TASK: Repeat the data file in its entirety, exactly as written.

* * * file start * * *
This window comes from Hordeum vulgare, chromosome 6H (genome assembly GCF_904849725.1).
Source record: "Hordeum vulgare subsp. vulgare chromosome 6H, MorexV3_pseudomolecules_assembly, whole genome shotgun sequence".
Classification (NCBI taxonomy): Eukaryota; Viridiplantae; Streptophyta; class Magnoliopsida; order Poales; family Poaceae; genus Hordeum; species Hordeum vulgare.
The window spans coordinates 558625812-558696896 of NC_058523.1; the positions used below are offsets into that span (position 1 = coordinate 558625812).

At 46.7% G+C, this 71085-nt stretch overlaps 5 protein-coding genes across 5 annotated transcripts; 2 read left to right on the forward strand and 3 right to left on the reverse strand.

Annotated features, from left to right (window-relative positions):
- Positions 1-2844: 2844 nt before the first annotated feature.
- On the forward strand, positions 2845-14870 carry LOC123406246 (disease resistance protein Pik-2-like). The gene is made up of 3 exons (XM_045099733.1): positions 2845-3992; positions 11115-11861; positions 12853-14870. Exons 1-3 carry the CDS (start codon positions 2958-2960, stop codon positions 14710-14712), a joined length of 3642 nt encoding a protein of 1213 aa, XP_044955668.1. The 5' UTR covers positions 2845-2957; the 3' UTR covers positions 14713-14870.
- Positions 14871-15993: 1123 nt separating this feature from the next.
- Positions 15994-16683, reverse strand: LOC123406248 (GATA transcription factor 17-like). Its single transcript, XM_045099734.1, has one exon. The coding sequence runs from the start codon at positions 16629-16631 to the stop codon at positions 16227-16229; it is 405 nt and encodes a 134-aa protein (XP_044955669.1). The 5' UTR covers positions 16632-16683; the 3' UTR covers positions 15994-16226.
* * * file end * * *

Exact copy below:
This window comes from Hordeum vulgare, chromosome 6H (genome assembly GCF_904849725.1).
Source record: "Hordeum vulgare subsp. vulgare chromosome 6H, MorexV3_pseudomolecules_assembly, whole genome shotgun sequence".
Classification (NCBI taxonomy): Eukaryota; Viridiplantae; Streptophyta; class Magnoliopsida; order Poales; family Poaceae; genus Hordeum; species Hordeum vulgare.
The window spans coordinates 558625812-558696896 of NC_058523.1; the positions used below are offsets into that span (position 1 = coordinate 558625812).

At 46.7% G+C, this 71085-nt stretch overlaps 5 protein-coding genes across 5 annotated transcripts; 2 read left to right on the forward strand and 3 right to left on the reverse strand.

Annotated features, from left to right (window-relative positions):
- Positions 1-2844: 2844 nt before the first annotated feature.
- On the forward strand, positions 2845-14870 carry LOC123406246 (disease resistance protein Pik-2-like). The gene is made up of 3 exons (XM_045099733.1): positions 2845-3992; positions 11115-11861; positions 12853-14870. Exons 1-3 carry the CDS (start codon positions 2958-2960, stop codon positions 14710-14712), a joined length of 3642 nt encoding a protein of 1213 aa, XP_044955668.1. The 5' UTR covers positions 2845-2957; the 3' UTR covers positions 14713-14870.
- Positions 14871-15993: 1123 nt separating this feature from the next.
- Positions 15994-16683, reverse strand: LOC123406248 (GATA transcription factor 17-like). Its single transcript, XM_045099734.1, has one exon. The coding sequence runs from the start codon at positions 16629-16631 to the stop codon at positions 16227-16229; it is 405 nt and encodes a 134-aa protein (XP_044955669.1). The 5' UTR covers positions 16632-16683; the 3' UTR covers positions 15994-16226.